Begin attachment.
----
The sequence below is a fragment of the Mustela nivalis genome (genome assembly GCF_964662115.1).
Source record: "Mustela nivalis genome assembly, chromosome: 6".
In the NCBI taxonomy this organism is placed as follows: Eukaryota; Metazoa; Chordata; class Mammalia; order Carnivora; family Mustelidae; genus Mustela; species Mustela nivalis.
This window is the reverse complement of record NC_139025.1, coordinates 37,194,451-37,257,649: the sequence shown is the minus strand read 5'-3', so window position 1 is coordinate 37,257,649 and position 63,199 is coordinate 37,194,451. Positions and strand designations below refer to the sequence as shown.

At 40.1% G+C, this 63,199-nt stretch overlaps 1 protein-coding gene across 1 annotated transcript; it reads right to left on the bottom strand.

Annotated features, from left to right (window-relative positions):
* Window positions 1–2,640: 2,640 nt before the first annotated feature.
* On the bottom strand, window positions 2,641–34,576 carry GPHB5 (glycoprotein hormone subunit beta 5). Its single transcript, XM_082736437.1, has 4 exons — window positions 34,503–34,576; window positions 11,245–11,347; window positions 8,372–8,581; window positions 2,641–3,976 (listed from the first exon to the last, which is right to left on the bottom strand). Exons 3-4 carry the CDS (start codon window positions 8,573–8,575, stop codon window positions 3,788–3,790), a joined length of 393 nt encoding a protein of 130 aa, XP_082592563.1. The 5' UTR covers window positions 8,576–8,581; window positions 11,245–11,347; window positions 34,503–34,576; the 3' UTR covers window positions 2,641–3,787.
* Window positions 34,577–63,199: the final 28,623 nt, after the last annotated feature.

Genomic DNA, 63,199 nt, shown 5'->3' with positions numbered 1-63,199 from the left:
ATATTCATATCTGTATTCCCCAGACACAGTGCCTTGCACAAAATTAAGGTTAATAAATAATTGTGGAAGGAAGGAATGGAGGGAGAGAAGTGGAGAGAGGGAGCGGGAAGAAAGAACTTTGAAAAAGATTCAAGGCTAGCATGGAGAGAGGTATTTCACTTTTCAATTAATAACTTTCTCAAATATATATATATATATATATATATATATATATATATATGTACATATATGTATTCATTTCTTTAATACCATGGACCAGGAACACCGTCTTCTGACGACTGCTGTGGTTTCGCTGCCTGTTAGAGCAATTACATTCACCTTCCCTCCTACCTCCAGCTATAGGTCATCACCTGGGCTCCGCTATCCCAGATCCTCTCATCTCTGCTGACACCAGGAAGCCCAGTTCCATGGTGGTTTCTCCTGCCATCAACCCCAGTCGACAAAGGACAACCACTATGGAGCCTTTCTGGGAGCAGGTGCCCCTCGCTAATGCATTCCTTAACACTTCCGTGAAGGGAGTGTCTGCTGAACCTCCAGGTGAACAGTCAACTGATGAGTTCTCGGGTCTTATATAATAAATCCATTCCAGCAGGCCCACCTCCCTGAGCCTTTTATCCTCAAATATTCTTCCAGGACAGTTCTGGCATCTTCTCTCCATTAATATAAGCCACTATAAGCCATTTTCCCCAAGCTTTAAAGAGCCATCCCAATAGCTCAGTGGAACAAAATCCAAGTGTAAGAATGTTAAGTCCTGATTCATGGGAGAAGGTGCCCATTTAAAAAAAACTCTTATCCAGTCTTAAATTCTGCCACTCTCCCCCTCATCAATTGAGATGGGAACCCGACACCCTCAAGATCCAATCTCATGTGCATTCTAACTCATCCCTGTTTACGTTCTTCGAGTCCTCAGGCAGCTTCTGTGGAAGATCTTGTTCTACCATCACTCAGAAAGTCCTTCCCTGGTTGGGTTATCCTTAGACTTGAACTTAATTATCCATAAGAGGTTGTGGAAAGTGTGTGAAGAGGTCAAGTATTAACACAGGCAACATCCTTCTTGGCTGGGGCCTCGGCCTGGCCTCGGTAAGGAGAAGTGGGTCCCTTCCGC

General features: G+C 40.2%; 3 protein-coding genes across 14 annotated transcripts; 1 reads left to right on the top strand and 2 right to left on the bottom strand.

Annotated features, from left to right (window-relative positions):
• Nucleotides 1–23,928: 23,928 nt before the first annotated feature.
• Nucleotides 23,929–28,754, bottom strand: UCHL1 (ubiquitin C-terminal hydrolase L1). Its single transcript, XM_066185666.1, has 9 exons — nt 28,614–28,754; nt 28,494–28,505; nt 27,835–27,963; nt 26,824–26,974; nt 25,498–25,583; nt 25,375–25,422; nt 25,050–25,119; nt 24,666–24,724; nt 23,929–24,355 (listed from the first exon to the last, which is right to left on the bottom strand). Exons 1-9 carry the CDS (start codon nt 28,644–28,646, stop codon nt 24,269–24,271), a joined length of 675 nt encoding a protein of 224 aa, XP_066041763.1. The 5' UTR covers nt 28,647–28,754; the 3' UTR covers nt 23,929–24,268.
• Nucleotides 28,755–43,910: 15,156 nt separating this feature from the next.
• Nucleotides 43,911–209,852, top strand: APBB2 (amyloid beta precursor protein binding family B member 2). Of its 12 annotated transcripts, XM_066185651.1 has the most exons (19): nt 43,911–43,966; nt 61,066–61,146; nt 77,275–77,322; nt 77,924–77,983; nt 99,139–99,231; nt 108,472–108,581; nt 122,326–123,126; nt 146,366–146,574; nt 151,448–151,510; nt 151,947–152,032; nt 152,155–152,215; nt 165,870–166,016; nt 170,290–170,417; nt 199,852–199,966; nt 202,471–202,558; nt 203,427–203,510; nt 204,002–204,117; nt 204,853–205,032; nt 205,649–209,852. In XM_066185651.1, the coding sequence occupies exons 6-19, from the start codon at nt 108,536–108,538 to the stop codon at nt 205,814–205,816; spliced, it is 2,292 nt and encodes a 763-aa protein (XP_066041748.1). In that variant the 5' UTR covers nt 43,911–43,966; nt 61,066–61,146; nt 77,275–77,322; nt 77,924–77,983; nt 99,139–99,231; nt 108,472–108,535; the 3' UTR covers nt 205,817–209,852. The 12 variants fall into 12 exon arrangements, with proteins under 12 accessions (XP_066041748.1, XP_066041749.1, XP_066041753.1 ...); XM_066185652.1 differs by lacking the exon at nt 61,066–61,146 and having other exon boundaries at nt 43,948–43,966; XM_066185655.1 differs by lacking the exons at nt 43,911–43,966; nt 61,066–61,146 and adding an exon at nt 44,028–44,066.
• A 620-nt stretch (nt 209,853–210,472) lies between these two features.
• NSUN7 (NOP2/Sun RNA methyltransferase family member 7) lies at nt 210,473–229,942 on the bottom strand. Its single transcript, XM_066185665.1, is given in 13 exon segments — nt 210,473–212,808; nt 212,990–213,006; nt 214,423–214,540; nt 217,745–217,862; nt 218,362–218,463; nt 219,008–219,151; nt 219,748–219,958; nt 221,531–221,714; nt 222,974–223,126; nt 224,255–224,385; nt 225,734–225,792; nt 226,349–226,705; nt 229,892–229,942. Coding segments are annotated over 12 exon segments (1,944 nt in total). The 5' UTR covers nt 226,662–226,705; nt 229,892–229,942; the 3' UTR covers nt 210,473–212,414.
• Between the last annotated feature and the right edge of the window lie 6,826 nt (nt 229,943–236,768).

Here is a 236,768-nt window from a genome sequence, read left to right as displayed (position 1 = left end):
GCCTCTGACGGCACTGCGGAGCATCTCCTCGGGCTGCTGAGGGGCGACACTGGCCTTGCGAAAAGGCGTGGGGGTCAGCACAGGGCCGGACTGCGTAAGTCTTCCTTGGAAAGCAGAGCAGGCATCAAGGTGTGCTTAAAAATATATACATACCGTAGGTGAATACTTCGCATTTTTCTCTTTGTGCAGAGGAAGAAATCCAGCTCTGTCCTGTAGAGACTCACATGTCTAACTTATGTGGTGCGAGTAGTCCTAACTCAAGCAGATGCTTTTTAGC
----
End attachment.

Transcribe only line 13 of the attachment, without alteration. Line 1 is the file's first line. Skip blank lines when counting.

Annotated features, from left to right (window-relative positions):